Landmark sexual harassment decision

Landmark decision heralds substantially increased general damages in discrimination cases

In a landmark ruling, the Full Court of the Federal Court has indicated that courts should acknowledge changed community standards and award higher compensation for general damages in discrimination claims. In this specific case, the Full Court increased the compensation for non-economic loss awarded to an employee arising from sexual harassment from $18,000 to $100,000.

The decision serves to reinforce the importance of preventing workplace discrimination and harassment.

The Original Decision

Last year, Justice Buchanan found that a female employee of Oracle had been sexually harassed by her male co-worker over a six month period in 2008. The employee claimed that the sexual harassment had caused her to resign from her employment and sought economic and non-economic damages.

The Court found that Oracle was vicariously liable for the conduct of its male employee and ordered the company to pay $18,000 for pain and suffering and loss of enjoyment of life. In this regard, it was held that Oracle had not taken ‘all reasonable steps’ to prevent the conduct.

At first instance, the Court rejected the claim for economic loss and found that there was no causal link between the harassment and the employee’s decision to resign from her employment and take a lower paid job.

The Appeal
The Full Court of the Federal Court (Justices Kenny, Besanko and Perram) upheld the employee’s appeal on both damages awards.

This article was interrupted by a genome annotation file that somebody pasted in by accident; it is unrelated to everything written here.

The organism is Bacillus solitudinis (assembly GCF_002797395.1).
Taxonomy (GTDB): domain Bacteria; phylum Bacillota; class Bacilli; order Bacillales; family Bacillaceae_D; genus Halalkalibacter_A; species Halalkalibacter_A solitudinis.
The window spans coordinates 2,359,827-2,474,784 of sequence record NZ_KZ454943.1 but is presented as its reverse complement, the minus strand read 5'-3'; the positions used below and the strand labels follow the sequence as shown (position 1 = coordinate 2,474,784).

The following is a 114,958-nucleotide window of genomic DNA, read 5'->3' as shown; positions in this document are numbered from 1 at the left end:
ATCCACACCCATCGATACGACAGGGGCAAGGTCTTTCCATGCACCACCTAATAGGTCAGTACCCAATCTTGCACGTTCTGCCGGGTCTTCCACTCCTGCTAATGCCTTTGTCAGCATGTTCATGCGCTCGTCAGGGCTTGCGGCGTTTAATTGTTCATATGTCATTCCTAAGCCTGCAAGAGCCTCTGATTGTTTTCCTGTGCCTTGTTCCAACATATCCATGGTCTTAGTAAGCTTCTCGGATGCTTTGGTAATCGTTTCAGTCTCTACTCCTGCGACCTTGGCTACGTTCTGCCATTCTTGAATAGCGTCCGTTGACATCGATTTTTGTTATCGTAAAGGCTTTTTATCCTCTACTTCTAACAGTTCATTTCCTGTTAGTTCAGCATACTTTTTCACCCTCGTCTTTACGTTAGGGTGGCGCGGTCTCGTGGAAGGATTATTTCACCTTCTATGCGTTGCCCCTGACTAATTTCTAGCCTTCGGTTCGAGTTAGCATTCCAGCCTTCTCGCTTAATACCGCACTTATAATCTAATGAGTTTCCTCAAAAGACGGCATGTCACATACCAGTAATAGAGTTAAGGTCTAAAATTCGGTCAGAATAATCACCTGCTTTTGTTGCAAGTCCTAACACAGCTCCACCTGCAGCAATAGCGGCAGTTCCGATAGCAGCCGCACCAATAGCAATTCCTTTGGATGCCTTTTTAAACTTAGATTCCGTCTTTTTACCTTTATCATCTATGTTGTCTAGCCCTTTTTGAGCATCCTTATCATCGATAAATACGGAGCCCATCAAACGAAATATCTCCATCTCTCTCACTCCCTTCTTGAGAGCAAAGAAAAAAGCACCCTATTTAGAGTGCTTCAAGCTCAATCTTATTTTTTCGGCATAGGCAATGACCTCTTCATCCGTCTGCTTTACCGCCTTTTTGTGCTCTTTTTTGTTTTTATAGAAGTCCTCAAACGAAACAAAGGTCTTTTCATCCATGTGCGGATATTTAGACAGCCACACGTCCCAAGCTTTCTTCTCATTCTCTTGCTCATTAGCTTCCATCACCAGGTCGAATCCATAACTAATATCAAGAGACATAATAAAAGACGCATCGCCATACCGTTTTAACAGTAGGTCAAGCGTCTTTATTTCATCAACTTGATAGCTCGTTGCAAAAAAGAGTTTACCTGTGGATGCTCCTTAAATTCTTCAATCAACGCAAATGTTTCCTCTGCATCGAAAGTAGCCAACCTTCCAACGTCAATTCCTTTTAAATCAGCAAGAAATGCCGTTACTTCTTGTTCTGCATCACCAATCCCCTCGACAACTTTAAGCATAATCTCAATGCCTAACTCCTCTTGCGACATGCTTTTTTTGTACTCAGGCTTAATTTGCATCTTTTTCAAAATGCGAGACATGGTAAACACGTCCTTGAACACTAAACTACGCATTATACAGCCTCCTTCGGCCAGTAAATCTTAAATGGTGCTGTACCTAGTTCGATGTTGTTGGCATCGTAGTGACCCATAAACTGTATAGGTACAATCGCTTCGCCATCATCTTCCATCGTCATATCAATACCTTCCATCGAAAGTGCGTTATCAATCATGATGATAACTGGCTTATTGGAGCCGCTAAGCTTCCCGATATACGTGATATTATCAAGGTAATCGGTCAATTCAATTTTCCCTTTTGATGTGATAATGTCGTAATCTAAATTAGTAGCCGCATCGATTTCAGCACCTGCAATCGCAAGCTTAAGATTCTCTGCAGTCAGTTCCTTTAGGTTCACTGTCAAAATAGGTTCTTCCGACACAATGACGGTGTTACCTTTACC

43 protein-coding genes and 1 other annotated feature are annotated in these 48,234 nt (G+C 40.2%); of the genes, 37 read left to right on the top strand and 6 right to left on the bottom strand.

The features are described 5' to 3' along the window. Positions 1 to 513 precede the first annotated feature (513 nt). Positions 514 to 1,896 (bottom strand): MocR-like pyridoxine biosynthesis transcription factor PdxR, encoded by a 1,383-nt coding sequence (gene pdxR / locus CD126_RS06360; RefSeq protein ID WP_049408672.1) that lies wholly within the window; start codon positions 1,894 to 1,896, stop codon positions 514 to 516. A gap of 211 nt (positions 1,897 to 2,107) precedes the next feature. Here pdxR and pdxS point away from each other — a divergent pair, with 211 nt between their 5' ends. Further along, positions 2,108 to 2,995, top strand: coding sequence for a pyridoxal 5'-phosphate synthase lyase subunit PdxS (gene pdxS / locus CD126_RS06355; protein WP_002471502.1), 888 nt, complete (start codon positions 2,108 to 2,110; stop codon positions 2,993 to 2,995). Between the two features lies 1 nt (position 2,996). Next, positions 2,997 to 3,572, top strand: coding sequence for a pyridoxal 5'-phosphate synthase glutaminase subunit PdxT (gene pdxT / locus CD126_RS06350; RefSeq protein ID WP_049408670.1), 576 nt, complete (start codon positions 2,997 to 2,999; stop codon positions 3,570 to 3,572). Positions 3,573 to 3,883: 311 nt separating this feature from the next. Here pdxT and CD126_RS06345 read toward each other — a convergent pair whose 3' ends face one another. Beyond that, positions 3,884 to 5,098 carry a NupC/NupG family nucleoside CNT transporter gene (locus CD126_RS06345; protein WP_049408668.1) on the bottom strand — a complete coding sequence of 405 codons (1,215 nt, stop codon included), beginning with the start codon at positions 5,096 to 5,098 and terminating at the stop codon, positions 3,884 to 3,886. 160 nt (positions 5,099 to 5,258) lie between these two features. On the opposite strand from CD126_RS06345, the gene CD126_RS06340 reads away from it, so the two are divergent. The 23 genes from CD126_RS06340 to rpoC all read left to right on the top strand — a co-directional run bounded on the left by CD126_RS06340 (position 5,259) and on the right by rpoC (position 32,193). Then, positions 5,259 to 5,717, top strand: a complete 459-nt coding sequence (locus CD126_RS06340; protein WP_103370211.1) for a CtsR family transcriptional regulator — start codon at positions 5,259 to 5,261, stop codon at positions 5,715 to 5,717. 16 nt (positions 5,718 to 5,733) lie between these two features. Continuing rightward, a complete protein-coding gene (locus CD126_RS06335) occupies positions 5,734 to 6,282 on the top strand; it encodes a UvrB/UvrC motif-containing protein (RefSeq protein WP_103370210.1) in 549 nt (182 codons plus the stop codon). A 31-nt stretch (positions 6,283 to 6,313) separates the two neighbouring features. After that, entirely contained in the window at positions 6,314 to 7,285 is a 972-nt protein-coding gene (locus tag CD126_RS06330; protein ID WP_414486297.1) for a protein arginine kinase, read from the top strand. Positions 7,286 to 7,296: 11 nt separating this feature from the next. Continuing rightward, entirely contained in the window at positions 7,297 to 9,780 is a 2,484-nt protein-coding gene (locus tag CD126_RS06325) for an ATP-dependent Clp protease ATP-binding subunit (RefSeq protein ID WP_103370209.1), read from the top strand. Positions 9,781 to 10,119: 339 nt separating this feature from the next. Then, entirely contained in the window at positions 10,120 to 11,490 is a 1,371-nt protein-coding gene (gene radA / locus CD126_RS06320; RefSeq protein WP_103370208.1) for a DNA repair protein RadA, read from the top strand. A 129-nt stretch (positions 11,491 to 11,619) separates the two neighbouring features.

The key news for employers is that, in relation to non-economic loss, the Court found both that:

  • the damages awarded at first instance fell within the normally accepted range for sexual harassment litigation (which was said to be between $12,000 – $20,000 – with greater amounts awarded only for more egregious cases); and
  • the damages awarded were ‘manifestly inadequate’ and should be increased.

In reaching the decision, the Court signalled that community standards “now accord a higher value to compensation for pain and suffering and loss of enjoyment of life than before”.

While acknowledging that damages will be unique in each case, the Court pointed to several recent decisions outside the discrimination field where significant general damages were awarded, including:

  • Willet v Vitoria – $250,000 awarded to a former Police officer for pain and suffering;
  • Swan v Monash Law Book Co-operative – $300,000 awarded to an employee in general damages;
  • Goldman Sachs JBWere Services Pty Limited v Nikolich – $80,000 in general damages;
  • Walker v Citigroup – $100,000 in general damages.

In addition, the Full Court held that the sexual harassment suffered was a material cause for the employee’s decision to resign and awarded $30,000 in economic loss, which was calculated by reference to her loss of pay over a 3 year period.

The Court however rejected the argument that Oracle’s investigation of her complaint had caused her compensable losses.

This decision has the potential to, not only raise claimants’ expectations in relation to damages, but also increase the likelihood of significant damages awards in successful discrimination and harassment claims. It therefore reinforces the importance of employers taking all reasonably practicable steps to prevent these claims from arising. For example by:

  • having in place up-to-date policies;
  • conducting regular training; and
  • properly and prompting investigating all complaints.

These actions will serve to both encourage workplace harmony and leave you best placed to defend any claims that may arise.